“Hold it! Hold it right there!” There was a silence. Then in a steady voice that didn’t bluster any more: “I’ll call Washington the first thing in the morning, Marlowe. Excuse me if I sounded off. It begins to look as though I am entitled to a little more information about this project.”
“If you make contact again, call me here. At any hour. Any hour at all.”
“Good night, then.” He hung up.
I put the phone back on the hook and took a deep breath. My head still ached but the dizziness was gone. I breathed in the cool night air laced with sea fog. I pushed out of the booth and looked across the street. The old guy who had been in the taxi slot when I arrived was back again. I strolled across and asked him how to get to The Glass Room, which was where Mitchell had promised to take Miss Betty Mayfield to dinner—whether she liked it or not. He told me, I thanked him, recrossed the empty street and climbed into my rented car, and started back the way I had come.
It was still possible that Miss Mayfield had grabbed the 7:47 for Los Angeles or some way station. It was a lot more likely that she had not. A cabdriver taking a fare to the station doesn’t stick around to watch the fare get on the train. Larry Mitchell wouldn’t be that easy to shake. If he had enough on her to make her come to Esmeralda, he had enough on her to keep her there. He knew who I was and what I was doing. He didn’t know why, because I didn’t know myself. If he had half a brain, and I gave him credit for a good deal more, he would have to assume I could trace her movements as far as a taxi took her. The first guess I was working on was that he would have driven to Del Mar, parked his big Buick somewhere in the shadows, and waited for her taxi to drive up and unload. When it turned around and started back, he would pick her up and drive her back to Esmeralda. The second guess I was working on was that she wouldn’t tell him anything he didn’t already know. I was a Los Angeles private eye, unknown parties had hired me to follow her, I had done so and then made the mistake of trying to get too close. That would bother him because it suggested he didn’t have the field to himself. But if his information, whatever it was, came from a press clipping, he could hardly expect to have it to himself forever. Anybody with enough interest and enough patience could turn it up in time. Anybody with enough reason to hire a private dick probably knew it already. And that in turn meant that whatever kind of bite he planned to put on Betty Mayfield, financial or amatory or both, would have to be put on fast.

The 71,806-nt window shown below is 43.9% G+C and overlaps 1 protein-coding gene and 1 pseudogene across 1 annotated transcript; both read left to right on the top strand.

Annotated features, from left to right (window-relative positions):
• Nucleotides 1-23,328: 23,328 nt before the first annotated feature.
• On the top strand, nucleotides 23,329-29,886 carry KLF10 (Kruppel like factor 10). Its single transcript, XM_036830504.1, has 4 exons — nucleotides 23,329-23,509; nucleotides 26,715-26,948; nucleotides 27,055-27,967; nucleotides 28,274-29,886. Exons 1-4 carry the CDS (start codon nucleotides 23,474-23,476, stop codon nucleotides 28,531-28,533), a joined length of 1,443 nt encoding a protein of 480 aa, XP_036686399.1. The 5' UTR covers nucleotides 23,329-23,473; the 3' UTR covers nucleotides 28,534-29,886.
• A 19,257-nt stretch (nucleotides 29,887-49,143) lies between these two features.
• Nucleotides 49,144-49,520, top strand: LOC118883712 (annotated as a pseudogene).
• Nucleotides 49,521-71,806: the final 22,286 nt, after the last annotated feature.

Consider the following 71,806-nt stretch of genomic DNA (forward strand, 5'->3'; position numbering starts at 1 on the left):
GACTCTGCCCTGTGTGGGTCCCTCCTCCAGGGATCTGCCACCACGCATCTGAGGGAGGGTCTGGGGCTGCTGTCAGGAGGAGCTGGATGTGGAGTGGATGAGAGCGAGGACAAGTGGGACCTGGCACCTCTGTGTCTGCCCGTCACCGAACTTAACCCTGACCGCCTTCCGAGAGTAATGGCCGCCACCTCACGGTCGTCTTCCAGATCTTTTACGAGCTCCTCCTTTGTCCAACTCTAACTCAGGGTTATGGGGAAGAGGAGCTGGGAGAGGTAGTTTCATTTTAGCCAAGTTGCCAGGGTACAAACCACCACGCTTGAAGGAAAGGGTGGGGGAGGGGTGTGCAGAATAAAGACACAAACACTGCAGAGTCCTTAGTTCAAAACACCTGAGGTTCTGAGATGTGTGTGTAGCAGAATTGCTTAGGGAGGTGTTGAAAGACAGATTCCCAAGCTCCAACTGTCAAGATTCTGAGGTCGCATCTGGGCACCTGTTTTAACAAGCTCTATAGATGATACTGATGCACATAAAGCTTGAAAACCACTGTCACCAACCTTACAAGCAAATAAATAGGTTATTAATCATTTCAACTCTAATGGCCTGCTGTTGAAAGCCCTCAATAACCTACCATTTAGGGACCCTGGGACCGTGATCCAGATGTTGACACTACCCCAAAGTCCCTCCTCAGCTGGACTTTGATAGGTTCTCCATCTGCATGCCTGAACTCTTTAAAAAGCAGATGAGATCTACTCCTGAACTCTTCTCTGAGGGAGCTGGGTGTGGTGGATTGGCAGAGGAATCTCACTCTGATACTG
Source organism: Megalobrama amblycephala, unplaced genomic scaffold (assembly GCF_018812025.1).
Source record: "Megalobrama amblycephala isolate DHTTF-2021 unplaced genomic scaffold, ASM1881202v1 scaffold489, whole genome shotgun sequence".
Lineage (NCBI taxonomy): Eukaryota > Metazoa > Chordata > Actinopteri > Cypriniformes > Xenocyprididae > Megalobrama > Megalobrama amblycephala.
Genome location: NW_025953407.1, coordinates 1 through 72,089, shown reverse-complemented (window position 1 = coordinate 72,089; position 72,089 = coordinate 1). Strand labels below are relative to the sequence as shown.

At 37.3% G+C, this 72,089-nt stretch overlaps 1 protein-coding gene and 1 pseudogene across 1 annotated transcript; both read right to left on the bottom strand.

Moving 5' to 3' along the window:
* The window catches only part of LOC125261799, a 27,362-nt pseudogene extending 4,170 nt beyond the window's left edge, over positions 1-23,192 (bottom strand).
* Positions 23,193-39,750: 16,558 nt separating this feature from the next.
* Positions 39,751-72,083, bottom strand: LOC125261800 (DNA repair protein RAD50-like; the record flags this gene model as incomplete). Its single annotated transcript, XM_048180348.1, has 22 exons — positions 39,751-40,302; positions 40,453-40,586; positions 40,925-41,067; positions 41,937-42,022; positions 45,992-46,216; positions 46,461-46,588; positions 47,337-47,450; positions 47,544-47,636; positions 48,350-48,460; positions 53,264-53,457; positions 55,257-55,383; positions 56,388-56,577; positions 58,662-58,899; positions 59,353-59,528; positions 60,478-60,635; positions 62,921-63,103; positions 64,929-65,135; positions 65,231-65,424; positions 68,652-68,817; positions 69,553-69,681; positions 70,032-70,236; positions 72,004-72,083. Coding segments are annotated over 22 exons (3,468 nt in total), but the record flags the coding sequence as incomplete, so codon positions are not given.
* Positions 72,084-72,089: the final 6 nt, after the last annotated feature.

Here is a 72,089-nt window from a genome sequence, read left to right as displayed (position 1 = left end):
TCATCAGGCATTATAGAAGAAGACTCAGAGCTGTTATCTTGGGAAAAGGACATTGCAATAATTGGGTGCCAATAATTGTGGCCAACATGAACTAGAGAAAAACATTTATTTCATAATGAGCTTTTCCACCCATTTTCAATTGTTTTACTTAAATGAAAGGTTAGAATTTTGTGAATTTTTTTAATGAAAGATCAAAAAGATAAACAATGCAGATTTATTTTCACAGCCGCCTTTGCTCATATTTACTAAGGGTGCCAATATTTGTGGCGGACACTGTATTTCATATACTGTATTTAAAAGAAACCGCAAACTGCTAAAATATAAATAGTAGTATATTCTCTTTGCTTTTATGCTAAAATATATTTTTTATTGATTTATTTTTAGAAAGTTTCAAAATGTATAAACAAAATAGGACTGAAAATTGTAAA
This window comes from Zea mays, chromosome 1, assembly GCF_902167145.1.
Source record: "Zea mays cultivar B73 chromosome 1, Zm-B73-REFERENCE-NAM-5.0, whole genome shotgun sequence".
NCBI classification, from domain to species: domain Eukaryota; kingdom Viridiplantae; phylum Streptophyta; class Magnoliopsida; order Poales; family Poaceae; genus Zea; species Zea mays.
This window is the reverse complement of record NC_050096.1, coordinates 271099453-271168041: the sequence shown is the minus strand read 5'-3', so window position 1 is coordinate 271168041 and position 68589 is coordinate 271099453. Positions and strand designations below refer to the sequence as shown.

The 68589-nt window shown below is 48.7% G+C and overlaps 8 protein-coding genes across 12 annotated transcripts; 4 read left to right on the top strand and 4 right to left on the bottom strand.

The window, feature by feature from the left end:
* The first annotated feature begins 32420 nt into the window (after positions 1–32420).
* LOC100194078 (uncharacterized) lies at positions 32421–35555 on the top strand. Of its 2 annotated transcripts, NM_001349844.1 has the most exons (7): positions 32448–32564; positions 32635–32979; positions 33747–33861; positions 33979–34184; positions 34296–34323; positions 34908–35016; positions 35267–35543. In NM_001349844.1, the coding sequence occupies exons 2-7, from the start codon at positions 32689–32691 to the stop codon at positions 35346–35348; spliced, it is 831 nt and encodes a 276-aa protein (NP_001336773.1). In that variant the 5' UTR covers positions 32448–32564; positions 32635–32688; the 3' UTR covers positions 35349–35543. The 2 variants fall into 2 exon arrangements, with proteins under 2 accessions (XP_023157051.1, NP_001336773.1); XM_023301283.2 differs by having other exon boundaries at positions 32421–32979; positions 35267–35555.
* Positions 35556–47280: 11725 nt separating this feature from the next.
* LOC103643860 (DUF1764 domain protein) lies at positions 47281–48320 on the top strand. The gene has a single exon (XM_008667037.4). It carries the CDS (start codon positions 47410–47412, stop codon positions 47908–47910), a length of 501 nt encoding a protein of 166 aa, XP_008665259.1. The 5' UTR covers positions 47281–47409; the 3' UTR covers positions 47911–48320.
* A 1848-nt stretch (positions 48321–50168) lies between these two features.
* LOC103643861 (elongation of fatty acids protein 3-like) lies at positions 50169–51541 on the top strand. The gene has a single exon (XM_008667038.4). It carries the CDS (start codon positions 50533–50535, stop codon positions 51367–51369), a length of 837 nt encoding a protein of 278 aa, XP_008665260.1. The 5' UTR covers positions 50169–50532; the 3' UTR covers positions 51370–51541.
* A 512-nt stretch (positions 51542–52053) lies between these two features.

A third of a mile down the canyon a small illuminated sign with an arrow pointing seaward said in script
The road wound down between cliffside houses with warm lights in the windows, manicured gardens, stucco walls and one or two of fieldstone or brick inset with tiles in the Mexican tradition.
I drove down the last curve of the last hill and the smell of raw seaweed filled my nostrils and the fog-veiled lights of The Glass Room swelled to amber brightness and the sound of dance music drifted across the paved parking lot. I parked with the sea growling out of sight almost at my feet. There was no attendant. You just locked your car and went in.
A couple of dozen cars, no more. I looked them over. One hunch at least had paid off. The Buick Roadmaster solid top bore a license number I had in my pocket. It was parked almost at the entrance and next to it in the very last space near the entrance was a pale green and ivory Cadillac convertible with oyster-white leather seats, a plaid traveling rug thrown over the front seat to keep it dry, and all the gadgets a dealer could think of, including two enormous spotlights with mirrors on them, a radio aerial almost long enough for a tuna boat, a folding chromium luggage rack to help out the boot if you wanted to travel far and in style, a sun visor, a prism reflector to pick up traffic lights obscured by the visor, a radio with enough knobs on it for a control panel, a cigarette lighter into which you dropped your cigarette and it smoked it for you, and various other trifles which made me wonder how long it would be before they installed radar, sound-recording equipment, a bar, and an anti-aircraft battery.
All this I saw by the light of a clip-on flash. I moved it to the license holder and the name was Clark Brandon, Hotel Casa del Poniente, Esmeralda, California.